Back in the ‘Burg. Here’s the Plaza’s beautifully decorated tree. And here’s another digital tree, beautiful in its simplicity at Healdsburg Community Church.
The Plaza’s tree is 43 feet tall and hails from Oregon. The sign next to the tree tells its story. Left in the forest as a 10-year-old sapling unworthy of being cut, it found itself basking in sunlight and growing quickly. The forester also found it and decided to trim it to become “Our Tree,” as the sign says.
“Our Tree” is a white fir (Abies concolor) cut at about 30 years old. It has 4,000 lights and 500 ornaments. Surrounded by “big box” presents, with a backdrop of green lights, it attracts strollers bundled up during chilly winter evenings.
The rain from earlier in the day creates natural ornamentation on adjacent trees with twinkling droplets. Winter tones down nature’s beauty, but holiday lights step in, and people happily gather in the Plaza, no matter wind or weather.
Fun facts: Last week highlighted another tree, that of New York City’s Rockefeller Center. Each tree from Rockefeller Center is donated to Habitat for Humanity yearly. Cut into 2x4s and 2x6s, they are repurposed to build homes for those less financially able. Habitat for Humanity’s headquarters in Atlanta obtains a board from each tree, which gets built into a memorial wall emblazoned with an imprint of the year that it was NYC’s Christmas tree.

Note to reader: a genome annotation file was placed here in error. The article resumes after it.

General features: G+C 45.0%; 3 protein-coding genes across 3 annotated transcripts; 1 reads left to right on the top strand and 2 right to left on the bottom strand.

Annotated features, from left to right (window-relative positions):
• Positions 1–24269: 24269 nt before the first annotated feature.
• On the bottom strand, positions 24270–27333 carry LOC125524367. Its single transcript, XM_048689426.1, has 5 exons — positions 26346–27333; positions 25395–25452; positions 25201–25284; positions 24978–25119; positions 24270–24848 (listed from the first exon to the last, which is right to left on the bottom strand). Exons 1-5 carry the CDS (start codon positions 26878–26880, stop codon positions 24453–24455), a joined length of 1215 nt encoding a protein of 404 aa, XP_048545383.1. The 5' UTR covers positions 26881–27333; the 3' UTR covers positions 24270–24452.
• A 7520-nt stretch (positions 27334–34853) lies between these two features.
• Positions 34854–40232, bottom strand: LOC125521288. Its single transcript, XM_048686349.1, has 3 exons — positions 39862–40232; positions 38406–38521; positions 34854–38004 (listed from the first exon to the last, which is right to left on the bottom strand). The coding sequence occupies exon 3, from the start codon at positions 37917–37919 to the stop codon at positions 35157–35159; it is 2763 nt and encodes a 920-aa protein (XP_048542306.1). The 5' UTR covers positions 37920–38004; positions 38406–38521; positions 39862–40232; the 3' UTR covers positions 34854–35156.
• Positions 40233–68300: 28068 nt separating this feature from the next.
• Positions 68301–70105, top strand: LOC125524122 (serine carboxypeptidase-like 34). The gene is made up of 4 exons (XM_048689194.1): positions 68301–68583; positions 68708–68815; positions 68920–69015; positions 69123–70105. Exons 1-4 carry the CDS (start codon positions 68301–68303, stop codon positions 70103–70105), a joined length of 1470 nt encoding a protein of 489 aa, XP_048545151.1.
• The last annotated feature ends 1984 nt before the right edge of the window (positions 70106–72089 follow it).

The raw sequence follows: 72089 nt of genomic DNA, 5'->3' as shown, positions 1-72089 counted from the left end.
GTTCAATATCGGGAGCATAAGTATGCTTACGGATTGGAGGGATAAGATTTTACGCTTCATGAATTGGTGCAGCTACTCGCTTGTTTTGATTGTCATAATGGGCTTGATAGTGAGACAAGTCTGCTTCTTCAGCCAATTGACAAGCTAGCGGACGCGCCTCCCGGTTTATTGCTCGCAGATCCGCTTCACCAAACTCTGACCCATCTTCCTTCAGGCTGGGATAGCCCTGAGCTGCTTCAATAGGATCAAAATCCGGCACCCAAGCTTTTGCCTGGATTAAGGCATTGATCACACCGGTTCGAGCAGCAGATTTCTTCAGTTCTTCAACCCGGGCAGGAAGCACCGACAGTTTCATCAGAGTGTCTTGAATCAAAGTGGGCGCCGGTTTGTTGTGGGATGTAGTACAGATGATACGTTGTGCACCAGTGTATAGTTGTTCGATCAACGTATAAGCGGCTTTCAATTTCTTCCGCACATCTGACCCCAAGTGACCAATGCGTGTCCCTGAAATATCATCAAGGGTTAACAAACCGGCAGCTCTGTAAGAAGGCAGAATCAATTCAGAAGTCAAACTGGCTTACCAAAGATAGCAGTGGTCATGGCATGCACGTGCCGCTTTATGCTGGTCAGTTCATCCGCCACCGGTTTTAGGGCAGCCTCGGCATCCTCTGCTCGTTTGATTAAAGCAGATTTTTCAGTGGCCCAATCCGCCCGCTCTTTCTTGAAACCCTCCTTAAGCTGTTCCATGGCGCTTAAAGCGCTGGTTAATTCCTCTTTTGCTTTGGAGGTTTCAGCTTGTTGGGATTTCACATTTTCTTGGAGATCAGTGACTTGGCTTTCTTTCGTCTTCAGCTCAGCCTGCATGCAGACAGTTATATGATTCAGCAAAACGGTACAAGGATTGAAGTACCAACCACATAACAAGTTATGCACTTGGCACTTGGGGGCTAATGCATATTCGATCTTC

Trees from Rockefeller Center originated and built homes for Habitat for Humanity in the following places, respectively: 2009 Easton, CT and Stamford, CT; 2010 Mahopac, NY and Newburgh, NY; 2011 Mifflinville, PA and Philadelphia; 2012 Flanders, NJ and Madison, NJ; 2013 Shelton, CT and Bridgeport, CT; 2014 Hemlock, PA and Philadelphia; 2015 Gardiner, NY and Newburgh, NY; 2016 Oneonta, NY and Newburgh, NY; 2017 State College, PA and Newburgh, NY; 2018 Wallkill, NY and Newburgh, NY; 2019 Florida, NY and Newburgh, NY; 2020 Oneonta, NY and Los Angeles.
Let’s hope “Our Tree” is similarly re-used for good purpose, not just in decorating the Plaza. Also, nice to see digital trees coming into greater use, hat tip to Healdsburg Community Church.